Silver Spring Stage’s production of She Kills Monsters pays fun tribute to Dungeons & Dragons roleplaying and geekdom before it became cool, while also exploring deep issues. Qui Nguyen’s 2011 play finds teacher Agnes getting deeper into a game scenario created by her dead teenage sister, Tilly, learning more about the girl she never really knew. Directed by Julia Rabson Harris, it is a wonderful way to finish this season.
Emma Wesslund gives Agnes a quiet power, at first scoffing at the game’s conventions, especially the revealing clothing, but she soon gets into it, devising strategy to help win battles and facing off against formidable opponents on her own. She is shocked by some of the secrets she learns about Tilly through the game, but soon becomes emotionally involved, having to temporarily quit when a member of the party is killed. Ben Eggleston gives a confidence to Chuck, Tilly’s friend who serves as dungeon master to the game, guiding Agnes and explaining the rules. Will MacLeod plays Agnes’s boyfriend Miles with great befuddlement at Agnes’s obsession. In the game, a version of Miles becomes a monster Agnes must fight; watching Wesslund and MacLeod battle each other is emotionally riveting. Mallory Shear plays Agnes’s friend and fellow teacher Vera with a quiet strength, offering advice to the confused Agnes.
Kitt Krull plays Tilly with youthful energy and freedom, having created a world in the game where she can be her true, authentic self and create a community of people like her in the party. Erica Dilworth gives Kaliope a strength and extreme seriousness, as well as a comic moment when she propositions Agnes. As her “real life” model Kelly, Dilworth is strong in a different way. Maya Rizkala gives a sensuality to Lilith, who has a special attachment to Tilly. She plays Lilith’s model Lily with great vulnerability, revealing a long-kept secret to Agnes. Noah Haren gives a slacker attitude to Orcus, lord of the underworld, who would rather watch Quantum Leap than go on adventures. As Ronnie, he is similarly relaxed.
Christian Perziosi gives great comic timing to Steve, who keeps randomly appearing in the game and dying in various ways. Gabrielle Minor is a hoot as Farrah, a fairy who takes out the entire party. She and Sarah Luckadoo play monsters dressed as cheerleaders with perfect “mean girl” cutting insults that leave Tilly running away in tears. Luckadoo also plays the Narrator with great dramatic tones, providing the backstory at the beginning.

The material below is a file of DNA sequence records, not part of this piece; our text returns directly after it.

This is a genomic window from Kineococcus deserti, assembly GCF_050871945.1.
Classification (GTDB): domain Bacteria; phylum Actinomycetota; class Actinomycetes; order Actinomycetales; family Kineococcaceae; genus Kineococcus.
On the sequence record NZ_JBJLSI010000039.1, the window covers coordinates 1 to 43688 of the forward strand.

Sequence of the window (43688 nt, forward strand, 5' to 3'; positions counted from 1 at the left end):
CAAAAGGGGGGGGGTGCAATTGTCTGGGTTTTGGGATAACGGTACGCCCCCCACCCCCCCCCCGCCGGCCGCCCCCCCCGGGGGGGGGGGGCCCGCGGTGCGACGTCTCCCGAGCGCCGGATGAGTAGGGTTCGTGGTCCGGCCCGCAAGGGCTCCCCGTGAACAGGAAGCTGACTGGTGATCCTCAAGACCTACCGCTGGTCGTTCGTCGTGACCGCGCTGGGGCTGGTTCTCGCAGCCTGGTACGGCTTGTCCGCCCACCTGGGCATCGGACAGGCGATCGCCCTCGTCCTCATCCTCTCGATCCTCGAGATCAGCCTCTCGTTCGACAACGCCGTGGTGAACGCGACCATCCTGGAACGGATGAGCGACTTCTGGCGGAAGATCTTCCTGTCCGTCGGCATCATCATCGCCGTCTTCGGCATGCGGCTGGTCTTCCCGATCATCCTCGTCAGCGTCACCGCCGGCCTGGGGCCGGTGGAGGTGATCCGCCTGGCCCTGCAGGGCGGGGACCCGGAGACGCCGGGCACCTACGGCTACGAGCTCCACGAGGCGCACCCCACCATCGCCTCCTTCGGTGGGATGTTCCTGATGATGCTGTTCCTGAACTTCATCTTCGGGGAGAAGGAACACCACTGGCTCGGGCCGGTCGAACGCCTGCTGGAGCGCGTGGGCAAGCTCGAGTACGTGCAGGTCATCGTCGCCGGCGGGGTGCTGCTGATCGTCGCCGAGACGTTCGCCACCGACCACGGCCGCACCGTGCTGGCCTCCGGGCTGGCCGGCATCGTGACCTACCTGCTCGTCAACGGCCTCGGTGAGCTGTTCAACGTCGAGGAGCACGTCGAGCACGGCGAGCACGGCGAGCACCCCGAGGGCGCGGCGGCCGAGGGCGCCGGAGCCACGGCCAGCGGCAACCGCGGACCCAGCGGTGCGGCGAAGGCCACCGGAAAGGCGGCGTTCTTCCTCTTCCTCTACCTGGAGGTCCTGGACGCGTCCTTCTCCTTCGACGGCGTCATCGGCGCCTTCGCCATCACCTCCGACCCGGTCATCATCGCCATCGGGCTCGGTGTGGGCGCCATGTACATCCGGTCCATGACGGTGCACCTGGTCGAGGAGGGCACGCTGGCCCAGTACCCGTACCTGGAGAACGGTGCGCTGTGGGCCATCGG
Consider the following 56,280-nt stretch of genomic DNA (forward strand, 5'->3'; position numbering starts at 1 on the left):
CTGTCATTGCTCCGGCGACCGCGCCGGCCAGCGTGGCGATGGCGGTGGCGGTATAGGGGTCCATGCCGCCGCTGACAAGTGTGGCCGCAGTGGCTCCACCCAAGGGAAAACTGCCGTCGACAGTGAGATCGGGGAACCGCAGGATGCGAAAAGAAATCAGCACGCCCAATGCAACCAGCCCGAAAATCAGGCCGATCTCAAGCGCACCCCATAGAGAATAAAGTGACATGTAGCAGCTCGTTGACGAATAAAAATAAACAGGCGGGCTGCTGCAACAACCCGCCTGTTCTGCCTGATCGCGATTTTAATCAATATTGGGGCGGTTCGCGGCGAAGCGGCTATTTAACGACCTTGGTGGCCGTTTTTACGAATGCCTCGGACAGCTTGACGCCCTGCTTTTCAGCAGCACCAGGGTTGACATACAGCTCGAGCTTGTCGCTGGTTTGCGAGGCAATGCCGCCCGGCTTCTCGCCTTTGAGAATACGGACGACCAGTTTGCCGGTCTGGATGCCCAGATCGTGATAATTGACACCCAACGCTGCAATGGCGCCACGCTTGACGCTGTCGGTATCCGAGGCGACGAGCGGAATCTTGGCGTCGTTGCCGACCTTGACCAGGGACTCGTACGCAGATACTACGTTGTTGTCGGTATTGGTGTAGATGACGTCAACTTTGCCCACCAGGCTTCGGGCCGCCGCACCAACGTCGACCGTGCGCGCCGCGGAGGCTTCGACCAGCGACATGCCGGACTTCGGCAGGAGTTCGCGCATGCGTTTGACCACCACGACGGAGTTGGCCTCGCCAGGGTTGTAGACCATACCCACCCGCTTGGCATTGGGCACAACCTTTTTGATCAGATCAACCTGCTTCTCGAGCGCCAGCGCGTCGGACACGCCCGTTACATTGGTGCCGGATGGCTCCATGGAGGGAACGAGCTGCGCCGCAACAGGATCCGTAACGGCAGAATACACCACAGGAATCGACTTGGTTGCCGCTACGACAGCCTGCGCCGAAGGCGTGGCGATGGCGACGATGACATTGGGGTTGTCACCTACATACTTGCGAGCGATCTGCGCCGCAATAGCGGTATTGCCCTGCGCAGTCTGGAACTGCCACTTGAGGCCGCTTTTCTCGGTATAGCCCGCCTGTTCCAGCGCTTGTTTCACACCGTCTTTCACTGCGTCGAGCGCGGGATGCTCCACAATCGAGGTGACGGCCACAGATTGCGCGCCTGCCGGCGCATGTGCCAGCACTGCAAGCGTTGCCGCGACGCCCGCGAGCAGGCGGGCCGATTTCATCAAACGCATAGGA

Set Designer Leigh K. Rawls and Properties Designer McKenna G. Kelly have constructed a set that transitions easily between the real world and the world of the game. A desk and chair serve as Agnes’s office at the school, while a projection of a hallway with lockers enhances the illusion. In the game, projections of the characters’ stats appear on a screen, as well as a map of the world. Costume Designer Stephanie Yee has created outfits that help distinguish each character, with black leather for Lilith, an armorlike costume for Tilly, and horns for Orcus. The design for the “big bad” that the party faces at the end is cleverly done.
Lighting Designer Stephen Deming shifts the light to blue to signal transitions to the game world, helping to create a feeling of mystery. Lighting also creates shadow puppets at the beginning. Sound Designer Megan Hastie enhances this sense of unreality with exciting, fantasy-style music composed by Brandon Jackson.
Fight and Intimacy Director Sierra Young gives the battles a stylized feel while remaining exciting and uncertain, with one battle even done in slow motion. The love scenes are handled well, short but meaningful. Choreographer KT Aylesworth gives the actors many great movements, some even doing cartwheels. Julia Rabson Harris does a wonderful job as director, the actors seamlessly navigating the set and each other and easily making the transitions from one world to the next. After a year of so many Zoom productions where actors perform in different locations, it is a joy to see them all onstage together at the same time. She Kills Monsters is theater that combines comedy with deep emotion, a pleasure to watch no matter your knowledge of or experience with role-playing games.
Running Time: Approximately one hour and 40 minutes, with no intermission.